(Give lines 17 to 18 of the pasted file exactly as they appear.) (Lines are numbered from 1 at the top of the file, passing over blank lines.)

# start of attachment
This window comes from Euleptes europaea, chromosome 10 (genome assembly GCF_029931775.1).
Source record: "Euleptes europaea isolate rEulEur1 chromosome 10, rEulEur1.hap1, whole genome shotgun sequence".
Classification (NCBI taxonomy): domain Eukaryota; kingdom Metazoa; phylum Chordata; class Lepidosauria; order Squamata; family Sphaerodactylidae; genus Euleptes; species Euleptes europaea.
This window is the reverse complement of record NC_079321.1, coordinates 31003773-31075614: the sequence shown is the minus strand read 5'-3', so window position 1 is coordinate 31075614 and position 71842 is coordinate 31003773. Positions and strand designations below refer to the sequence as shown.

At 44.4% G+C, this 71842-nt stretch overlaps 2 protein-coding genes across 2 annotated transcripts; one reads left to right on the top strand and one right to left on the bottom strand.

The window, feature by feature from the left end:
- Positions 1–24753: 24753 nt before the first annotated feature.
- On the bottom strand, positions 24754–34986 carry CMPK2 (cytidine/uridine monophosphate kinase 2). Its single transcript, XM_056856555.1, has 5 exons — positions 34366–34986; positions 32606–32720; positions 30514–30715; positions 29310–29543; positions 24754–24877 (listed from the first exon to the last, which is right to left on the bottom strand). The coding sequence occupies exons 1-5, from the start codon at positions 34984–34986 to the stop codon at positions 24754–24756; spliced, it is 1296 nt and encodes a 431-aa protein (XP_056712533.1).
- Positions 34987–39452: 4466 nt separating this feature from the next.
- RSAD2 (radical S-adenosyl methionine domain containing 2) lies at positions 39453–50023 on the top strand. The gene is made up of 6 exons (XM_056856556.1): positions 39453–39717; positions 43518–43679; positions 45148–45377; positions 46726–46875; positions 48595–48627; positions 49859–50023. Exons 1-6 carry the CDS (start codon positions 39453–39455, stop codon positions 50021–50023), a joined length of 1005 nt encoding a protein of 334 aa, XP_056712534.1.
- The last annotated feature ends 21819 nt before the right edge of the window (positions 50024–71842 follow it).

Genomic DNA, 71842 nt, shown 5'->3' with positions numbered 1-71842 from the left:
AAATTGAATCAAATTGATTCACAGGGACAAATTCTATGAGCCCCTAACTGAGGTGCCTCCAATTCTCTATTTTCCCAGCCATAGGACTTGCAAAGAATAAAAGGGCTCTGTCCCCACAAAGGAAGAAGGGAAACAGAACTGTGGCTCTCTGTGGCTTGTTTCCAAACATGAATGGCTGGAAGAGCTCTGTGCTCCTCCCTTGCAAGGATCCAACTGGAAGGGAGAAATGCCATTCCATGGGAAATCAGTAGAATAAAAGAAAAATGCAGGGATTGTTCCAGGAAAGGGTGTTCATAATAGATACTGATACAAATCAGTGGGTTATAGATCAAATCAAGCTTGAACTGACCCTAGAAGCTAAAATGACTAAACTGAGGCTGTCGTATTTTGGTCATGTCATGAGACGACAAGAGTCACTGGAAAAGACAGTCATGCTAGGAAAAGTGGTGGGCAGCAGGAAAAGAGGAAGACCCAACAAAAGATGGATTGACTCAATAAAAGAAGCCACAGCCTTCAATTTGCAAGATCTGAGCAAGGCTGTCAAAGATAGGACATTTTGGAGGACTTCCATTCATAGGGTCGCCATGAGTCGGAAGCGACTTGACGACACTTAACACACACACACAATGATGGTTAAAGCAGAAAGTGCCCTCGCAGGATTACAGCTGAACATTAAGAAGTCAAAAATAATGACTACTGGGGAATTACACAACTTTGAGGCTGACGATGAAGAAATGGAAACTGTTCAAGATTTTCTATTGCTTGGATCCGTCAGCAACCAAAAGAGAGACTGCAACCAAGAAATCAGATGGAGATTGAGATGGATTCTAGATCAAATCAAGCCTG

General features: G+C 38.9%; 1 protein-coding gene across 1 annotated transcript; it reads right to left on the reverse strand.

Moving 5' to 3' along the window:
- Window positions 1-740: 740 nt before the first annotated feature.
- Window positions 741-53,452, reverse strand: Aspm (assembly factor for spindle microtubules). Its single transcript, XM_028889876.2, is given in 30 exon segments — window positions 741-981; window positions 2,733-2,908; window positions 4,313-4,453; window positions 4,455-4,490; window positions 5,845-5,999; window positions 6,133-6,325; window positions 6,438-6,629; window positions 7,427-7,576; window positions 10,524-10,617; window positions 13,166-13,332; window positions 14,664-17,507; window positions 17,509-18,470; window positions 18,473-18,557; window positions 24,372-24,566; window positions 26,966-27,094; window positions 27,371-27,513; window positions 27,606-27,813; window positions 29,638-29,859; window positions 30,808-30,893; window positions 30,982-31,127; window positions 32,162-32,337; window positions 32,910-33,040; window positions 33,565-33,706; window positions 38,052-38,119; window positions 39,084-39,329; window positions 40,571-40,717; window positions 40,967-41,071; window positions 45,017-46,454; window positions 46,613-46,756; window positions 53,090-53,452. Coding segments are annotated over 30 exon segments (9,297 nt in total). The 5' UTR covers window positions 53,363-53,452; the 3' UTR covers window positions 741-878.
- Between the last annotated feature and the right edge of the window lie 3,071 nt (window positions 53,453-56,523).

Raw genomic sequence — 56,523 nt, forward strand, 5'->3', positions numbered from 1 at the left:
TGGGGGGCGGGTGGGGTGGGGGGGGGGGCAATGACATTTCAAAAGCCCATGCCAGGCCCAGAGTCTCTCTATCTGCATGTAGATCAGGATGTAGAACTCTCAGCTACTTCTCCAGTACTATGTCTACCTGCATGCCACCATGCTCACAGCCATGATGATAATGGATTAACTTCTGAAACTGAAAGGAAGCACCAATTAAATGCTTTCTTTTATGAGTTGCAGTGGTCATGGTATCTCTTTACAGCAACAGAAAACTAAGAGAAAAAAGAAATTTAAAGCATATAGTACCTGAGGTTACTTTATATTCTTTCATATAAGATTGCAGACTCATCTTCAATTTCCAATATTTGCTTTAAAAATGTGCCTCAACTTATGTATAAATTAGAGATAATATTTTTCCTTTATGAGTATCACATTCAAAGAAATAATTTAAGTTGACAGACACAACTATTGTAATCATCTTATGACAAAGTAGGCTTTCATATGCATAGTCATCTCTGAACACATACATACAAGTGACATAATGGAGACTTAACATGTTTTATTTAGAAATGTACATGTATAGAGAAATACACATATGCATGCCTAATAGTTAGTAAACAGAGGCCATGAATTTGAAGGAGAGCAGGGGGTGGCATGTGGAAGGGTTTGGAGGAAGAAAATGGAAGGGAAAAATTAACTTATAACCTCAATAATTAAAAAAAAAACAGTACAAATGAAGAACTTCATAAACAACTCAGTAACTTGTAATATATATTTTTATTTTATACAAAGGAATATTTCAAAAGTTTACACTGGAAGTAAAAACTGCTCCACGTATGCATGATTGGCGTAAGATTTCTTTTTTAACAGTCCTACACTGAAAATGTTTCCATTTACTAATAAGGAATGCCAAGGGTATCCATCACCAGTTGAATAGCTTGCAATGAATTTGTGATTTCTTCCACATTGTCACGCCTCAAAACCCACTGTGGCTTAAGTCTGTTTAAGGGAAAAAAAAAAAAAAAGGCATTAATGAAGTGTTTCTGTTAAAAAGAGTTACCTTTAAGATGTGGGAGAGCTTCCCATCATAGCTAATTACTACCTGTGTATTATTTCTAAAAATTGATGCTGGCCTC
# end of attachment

- Window positions 741-53,452, reverse strand: Aspm (assembly factor for spindle microtubules). Its single transcript, XM_028889876.2, is given in 30 exon segments — window positions 741-981; window positions 2,733-2,908; window positions 4,313-4,453; window positions 4,455-4,490; window positions 5,845-5,999; window positions 6,133-6,325; window positions 6,438-6,629; window positions 7,427-7,576; window positions 10,524-10,617; window positions 13,166-13,332; window positions 14,664-17,507; window positions 17,509-18,470; window positions 18,473-18,557; window positions 24,372-24,566; window positions 26,966-27,094; window positions 27,371-27,513; window positions 27,606-27,813; window positions 29,638-29,859; window positions 30,808-30,893; window positions 30,982-31,127; window positions 32,162-32,337; window positions 32,910-33,040; window positions 33,565-33,706; window positions 38,052-38,119; window positions 39,084-39,329; window positions 40,571-40,717; window positions 40,967-41,071; window positions 45,017-46,454; window positions 46,613-46,756; window positions 53,090-53,452. Coding segments are annotated over 30 exon segments (9,297 nt in total). The 5' UTR covers window positions 53,363-53,452; the 3' UTR covers window positions 741-878.
- Between the last annotated feature and the right edge of the window lie 3,071 nt (window positions 53,453-56,523).